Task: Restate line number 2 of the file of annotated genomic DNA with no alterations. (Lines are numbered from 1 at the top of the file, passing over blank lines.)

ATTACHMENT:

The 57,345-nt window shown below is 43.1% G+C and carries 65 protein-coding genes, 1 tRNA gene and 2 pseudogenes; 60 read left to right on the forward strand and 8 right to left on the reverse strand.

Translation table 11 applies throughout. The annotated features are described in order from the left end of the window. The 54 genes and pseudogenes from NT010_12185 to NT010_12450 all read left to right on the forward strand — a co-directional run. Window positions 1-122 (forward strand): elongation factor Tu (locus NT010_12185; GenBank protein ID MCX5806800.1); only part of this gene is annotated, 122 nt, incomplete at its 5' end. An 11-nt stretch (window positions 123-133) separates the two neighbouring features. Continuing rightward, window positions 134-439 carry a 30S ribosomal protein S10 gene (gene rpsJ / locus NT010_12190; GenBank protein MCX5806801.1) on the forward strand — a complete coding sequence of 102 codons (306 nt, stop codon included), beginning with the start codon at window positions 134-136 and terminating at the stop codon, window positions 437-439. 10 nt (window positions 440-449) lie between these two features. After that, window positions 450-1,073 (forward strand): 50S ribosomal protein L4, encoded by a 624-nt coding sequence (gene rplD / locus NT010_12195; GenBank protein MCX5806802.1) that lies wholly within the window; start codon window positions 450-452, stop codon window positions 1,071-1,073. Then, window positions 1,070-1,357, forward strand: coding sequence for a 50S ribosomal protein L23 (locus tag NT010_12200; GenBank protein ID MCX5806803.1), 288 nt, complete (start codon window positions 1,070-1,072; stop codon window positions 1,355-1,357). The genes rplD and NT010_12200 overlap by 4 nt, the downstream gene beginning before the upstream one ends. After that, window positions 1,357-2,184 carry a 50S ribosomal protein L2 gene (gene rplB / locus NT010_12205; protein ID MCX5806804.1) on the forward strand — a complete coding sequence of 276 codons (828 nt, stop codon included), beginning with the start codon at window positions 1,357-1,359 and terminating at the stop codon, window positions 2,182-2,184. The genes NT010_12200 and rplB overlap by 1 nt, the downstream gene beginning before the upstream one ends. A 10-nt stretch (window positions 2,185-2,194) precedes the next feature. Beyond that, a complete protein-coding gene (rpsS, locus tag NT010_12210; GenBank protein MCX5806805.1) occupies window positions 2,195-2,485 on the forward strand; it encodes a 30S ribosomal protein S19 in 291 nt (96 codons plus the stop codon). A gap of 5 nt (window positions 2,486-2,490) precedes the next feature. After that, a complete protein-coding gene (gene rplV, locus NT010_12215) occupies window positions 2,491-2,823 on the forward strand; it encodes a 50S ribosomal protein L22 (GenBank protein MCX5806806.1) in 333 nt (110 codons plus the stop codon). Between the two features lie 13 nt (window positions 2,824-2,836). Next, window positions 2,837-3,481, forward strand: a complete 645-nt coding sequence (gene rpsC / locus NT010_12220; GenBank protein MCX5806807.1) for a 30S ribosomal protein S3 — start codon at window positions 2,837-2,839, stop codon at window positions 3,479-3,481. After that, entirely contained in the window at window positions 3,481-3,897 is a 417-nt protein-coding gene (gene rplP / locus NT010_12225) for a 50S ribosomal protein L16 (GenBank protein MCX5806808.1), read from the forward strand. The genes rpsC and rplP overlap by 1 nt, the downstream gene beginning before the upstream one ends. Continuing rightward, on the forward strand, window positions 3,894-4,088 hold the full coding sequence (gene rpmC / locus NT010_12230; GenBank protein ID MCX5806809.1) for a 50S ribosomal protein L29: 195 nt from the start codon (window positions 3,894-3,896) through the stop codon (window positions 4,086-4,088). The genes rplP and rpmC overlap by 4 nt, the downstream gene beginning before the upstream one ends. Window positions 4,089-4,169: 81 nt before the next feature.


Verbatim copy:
Translation table 11 applies throughout. The annotated features are described in order from the left end of the window. The 54 genes and pseudogenes from NT010_12185 to NT010_12450 all read left to right on the forward strand — a co-directional run. Window positions 1-122 (forward strand): elongation factor Tu (locus NT010_12185; GenBank protein ID MCX5806800.1); only part of this gene is annotated, 122 nt, incomplete at its 5' end. An 11-nt stretch (window positions 123-133) separates the two neighbouring features. Continuing rightward, window positions 134-439 carry a 30S ribosomal protein S10 gene (gene rpsJ / locus NT010_12190; GenBank protein MCX5806801.1) on the forward strand — a complete coding sequence of 102 codons (306 nt, stop codon included), beginning with the start codon at window positions 134-136 and terminating at the stop codon, window positions 437-439. 10 nt (window positions 440-449) lie between these two features. After that, window positions 450-1,073 (forward strand): 50S ribosomal protein L4, encoded by a 624-nt coding sequence (gene rplD / locus NT010_12195; GenBank protein MCX5806802.1) that lies wholly within the window; start codon window positions 450-452, stop codon window positions 1,071-1,073. Then, window positions 1,070-1,357, forward strand: coding sequence for a 50S ribosomal protein L23 (locus tag NT010_12200; GenBank protein ID MCX5806803.1), 288 nt, complete (start codon window positions 1,070-1,072; stop codon window positions 1,355-1,357). The genes rplD and NT010_12200 overlap by 4 nt, the downstream gene beginning before the upstream one ends. After that, window positions 1,357-2,184 carry a 50S ribosomal protein L2 gene (gene rplB / locus NT010_12205; protein ID MCX5806804.1) on the forward strand — a complete coding sequence of 276 codons (828 nt, stop codon included), beginning with the start codon at window positions 1,357-1,359 and terminating at the stop codon, window positions 2,182-2,184. The genes NT010_12200 and rplB overlap by 1 nt, the downstream gene beginning before the upstream one ends. A 10-nt stretch (window positions 2,185-2,194) precedes the next feature. Beyond that, a complete protein-coding gene (rpsS, locus tag NT010_12210; GenBank protein MCX5806805.1) occupies window positions 2,195-2,485 on the forward strand; it encodes a 30S ribosomal protein S19 in 291 nt (96 codons plus the stop codon). A gap of 5 nt (window positions 2,486-2,490) precedes the next feature. After that, a complete protein-coding gene (gene rplV, locus NT010_12215) occupies window positions 2,491-2,823 on the forward strand; it encodes a 50S ribosomal protein L22 (GenBank protein MCX5806806.1) in 333 nt (110 codons plus the stop codon). Between the two features lie 13 nt (window positions 2,824-2,836). Next, window positions 2,837-3,481, forward strand: a complete 645-nt coding sequence (gene rpsC / locus NT010_12220; GenBank protein MCX5806807.1) for a 30S ribosomal protein S3 — start codon at window positions 2,837-2,839, stop codon at window positions 3,479-3,481. After that, entirely contained in the window at window positions 3,481-3,897 is a 417-nt protein-coding gene (gene rplP / locus NT010_12225) for a 50S ribosomal protein L16 (GenBank protein MCX5806808.1), read from the forward strand. The genes rpsC and rplP overlap by 1 nt, the downstream gene beginning before the upstream one ends. Continuing rightward, on the forward strand, window positions 3,894-4,088 hold the full coding sequence (gene rpmC / locus NT010_12230; GenBank protein ID MCX5806809.1) for a 50S ribosomal protein L29: 195 nt from the start codon (window positions 3,894-3,896) through the stop codon (window positions 4,086-4,088). The genes rplP and rpmC overlap by 4 nt, the downstream gene beginning before the upstream one ends. Window positions 4,089-4,169: 81 nt before the next feature.